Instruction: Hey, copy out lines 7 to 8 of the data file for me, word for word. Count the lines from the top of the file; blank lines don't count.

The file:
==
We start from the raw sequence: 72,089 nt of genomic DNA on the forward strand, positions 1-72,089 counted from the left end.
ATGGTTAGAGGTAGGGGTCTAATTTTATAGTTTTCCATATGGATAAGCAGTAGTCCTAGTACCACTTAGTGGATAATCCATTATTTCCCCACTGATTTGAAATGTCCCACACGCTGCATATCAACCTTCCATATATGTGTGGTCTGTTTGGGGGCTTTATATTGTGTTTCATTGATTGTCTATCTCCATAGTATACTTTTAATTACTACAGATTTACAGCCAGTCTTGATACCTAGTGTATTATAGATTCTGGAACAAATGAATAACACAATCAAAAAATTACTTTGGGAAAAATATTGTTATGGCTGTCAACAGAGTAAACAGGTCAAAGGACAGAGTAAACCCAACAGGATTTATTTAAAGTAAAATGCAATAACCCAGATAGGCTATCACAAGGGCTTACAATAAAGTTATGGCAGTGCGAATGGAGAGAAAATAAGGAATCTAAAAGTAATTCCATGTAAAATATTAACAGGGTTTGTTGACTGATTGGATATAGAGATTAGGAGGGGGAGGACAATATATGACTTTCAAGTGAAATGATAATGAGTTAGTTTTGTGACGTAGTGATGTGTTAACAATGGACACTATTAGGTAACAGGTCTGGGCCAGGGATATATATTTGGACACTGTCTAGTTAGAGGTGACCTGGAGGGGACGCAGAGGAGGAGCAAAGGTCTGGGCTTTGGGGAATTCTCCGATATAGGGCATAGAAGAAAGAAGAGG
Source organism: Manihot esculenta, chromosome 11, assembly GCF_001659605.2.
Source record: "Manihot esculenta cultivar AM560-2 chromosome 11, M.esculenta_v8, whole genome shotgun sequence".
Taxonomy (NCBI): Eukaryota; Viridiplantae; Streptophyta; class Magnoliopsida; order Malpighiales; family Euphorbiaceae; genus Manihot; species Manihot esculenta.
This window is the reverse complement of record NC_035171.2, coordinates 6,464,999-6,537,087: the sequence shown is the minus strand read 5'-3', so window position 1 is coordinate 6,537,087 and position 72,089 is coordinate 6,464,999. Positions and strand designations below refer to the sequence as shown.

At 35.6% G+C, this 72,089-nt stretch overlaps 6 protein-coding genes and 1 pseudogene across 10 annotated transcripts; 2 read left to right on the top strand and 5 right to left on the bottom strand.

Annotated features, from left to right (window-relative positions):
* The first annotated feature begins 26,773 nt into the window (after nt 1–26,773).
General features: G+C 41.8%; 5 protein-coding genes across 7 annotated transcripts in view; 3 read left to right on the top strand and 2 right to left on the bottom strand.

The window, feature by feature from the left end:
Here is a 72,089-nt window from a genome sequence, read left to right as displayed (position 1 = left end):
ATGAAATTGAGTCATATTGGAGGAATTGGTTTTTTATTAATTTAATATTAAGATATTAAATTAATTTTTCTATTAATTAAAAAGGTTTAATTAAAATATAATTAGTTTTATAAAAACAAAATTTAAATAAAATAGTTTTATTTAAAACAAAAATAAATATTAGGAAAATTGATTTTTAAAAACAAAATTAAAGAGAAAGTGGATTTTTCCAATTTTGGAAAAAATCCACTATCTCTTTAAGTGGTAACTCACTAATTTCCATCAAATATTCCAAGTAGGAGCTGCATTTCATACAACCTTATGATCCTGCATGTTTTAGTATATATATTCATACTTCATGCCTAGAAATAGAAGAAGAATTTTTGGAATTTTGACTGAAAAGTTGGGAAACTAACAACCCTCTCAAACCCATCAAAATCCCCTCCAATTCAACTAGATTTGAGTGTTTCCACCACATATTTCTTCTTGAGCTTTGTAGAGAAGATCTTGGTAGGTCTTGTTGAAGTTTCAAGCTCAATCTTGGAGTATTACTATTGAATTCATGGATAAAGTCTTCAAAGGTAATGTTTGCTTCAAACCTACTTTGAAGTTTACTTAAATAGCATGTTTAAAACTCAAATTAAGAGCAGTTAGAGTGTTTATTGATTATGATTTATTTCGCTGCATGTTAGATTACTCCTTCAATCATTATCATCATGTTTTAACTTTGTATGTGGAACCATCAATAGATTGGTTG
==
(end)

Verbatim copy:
At 35.6% G+C, this 72,089-nt stretch overlaps 6 protein-coding genes and 1 pseudogene across 10 annotated transcripts; 2 read left to right on the top strand and 5 right to left on the bottom strand.

Annotated features, from left to right (window-relative positions):